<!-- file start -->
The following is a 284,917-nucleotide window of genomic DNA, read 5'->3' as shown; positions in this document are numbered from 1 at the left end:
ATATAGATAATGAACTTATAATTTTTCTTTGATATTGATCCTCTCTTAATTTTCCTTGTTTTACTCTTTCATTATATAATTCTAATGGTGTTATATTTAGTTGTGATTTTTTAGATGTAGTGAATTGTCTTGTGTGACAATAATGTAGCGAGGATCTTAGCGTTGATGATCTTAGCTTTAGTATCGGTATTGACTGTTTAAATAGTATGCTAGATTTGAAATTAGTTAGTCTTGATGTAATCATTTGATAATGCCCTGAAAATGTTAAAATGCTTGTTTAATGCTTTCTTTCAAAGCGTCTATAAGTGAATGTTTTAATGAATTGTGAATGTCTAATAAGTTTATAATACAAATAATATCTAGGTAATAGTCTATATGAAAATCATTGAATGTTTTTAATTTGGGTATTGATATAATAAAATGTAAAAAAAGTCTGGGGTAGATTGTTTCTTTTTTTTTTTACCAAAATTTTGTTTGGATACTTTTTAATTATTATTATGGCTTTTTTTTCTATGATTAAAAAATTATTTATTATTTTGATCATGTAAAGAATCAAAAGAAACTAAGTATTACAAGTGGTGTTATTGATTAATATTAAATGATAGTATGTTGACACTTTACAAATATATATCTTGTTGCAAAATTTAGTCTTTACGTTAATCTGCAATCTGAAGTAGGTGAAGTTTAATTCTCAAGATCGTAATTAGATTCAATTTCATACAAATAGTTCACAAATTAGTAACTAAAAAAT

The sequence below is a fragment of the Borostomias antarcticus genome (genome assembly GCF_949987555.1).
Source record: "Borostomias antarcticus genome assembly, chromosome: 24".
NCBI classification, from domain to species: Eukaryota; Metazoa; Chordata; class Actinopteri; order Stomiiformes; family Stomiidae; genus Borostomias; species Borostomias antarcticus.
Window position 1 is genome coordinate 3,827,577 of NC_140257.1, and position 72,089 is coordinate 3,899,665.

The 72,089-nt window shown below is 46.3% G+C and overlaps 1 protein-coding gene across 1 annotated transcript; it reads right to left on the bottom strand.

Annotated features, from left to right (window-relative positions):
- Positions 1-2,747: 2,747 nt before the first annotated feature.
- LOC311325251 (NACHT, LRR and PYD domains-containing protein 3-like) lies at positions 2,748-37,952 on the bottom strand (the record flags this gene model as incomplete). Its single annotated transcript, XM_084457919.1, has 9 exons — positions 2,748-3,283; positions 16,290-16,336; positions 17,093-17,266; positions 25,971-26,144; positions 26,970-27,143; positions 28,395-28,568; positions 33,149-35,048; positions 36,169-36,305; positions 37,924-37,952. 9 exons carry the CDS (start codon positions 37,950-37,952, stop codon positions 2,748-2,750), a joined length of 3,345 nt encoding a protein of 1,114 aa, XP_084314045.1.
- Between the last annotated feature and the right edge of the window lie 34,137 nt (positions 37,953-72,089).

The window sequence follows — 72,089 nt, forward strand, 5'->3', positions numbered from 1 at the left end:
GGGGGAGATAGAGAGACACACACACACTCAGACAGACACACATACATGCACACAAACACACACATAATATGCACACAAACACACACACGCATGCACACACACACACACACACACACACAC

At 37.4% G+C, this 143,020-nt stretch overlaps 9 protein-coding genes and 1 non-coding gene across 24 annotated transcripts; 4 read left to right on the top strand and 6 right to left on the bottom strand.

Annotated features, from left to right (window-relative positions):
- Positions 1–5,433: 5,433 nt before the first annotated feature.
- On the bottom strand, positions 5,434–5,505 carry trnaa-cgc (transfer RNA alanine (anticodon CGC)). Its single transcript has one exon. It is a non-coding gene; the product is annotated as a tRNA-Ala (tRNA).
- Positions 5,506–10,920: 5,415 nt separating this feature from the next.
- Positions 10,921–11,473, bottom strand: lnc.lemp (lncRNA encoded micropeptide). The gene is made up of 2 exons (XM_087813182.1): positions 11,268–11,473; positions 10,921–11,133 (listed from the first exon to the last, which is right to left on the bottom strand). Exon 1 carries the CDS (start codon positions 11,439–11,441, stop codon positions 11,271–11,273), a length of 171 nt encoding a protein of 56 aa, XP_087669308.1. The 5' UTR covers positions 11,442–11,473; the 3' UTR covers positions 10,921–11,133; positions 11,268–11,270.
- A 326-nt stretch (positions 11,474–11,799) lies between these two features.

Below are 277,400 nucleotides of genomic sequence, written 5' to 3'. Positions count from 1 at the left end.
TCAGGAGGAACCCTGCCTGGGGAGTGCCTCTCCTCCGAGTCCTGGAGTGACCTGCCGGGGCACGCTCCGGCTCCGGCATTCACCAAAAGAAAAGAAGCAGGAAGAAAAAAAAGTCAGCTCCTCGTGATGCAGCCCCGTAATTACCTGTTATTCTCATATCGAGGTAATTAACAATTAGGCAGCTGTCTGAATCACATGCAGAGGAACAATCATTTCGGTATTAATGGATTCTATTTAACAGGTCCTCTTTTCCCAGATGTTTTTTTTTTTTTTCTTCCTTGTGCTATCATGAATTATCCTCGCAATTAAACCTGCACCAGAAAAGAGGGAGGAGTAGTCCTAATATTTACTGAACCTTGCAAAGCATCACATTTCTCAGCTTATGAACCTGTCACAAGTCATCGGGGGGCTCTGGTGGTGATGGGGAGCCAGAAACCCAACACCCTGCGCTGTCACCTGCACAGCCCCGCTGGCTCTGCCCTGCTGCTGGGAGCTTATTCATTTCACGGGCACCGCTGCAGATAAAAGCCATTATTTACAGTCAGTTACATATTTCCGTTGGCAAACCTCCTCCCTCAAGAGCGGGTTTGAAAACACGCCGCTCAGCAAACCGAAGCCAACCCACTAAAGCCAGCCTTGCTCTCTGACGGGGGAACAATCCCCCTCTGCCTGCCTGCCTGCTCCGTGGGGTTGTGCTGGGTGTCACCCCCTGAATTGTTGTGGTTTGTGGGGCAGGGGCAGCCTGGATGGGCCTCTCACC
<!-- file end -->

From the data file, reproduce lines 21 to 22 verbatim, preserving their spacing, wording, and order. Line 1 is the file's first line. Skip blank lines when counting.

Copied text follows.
Below are 277,400 nucleotides of genomic sequence, written 5' to 3'. Positions count from 1 at the left end.
TCAGGAGGAACCCTGCCTGGGGAGTGCCTCTCCTCCGAGTCCTGGAGTGACCTGCCGGGGCACGCTCCGGCTCCGGCATTCACCAAAAGAAAAGAAGCAGGAAGAAAAAAAAGTCAGCTCCTCGTGATGCAGCCCCGTAATTACCTGTTATTCTCATATCGAGGTAATTAACAATTAGGCAGCTGTCTGAATCACATGCAGAGGAACAATCATTTCGGTATTAATGGATTCTATTTAACAGGTCCTCTTTTCCCAGATGTTTTTTTTTTTTTTCTTCCTTGTGCTATCATGAATTATCCTCGCAATTAAACCTGCACCAGAAAAGAGGGAGGAGTAGTCCTAATATTTACTGAACCTTGCAAAGCATCACATTTCTCAGCTTATGAACCTGTCACAAGTCATCGGGGGGCTCTGGTGGTGATGGGGAGCCAGAAACCCAACACCCTGCGCTGTCACCTGCACAGCCCCGCTGGCTCTGCCCTGCTGCTGGGAGCTTATTCATTTCACGGGCACCGCTGCAGATAAAAGCCATTATTTACAGTCAGTTACATATTTCCGTTGGCAAACCTCCTCCCTCAAGAGCGGGTTTGAAAACACGCCGCTCAGCAAACCGAAGCCAACCCACTAAAGCCAGCCTTGCTCTCTGACGGGGGAACAATCCCCCTCTGCCTGCCTGCCTGCTCCGTGGGGTTGTGCTGGGTGTCACCCCCTGAATTGTTGTGGTTTGTGGGGCAGGGGCAGCCTGGATGGGCCTCTCACC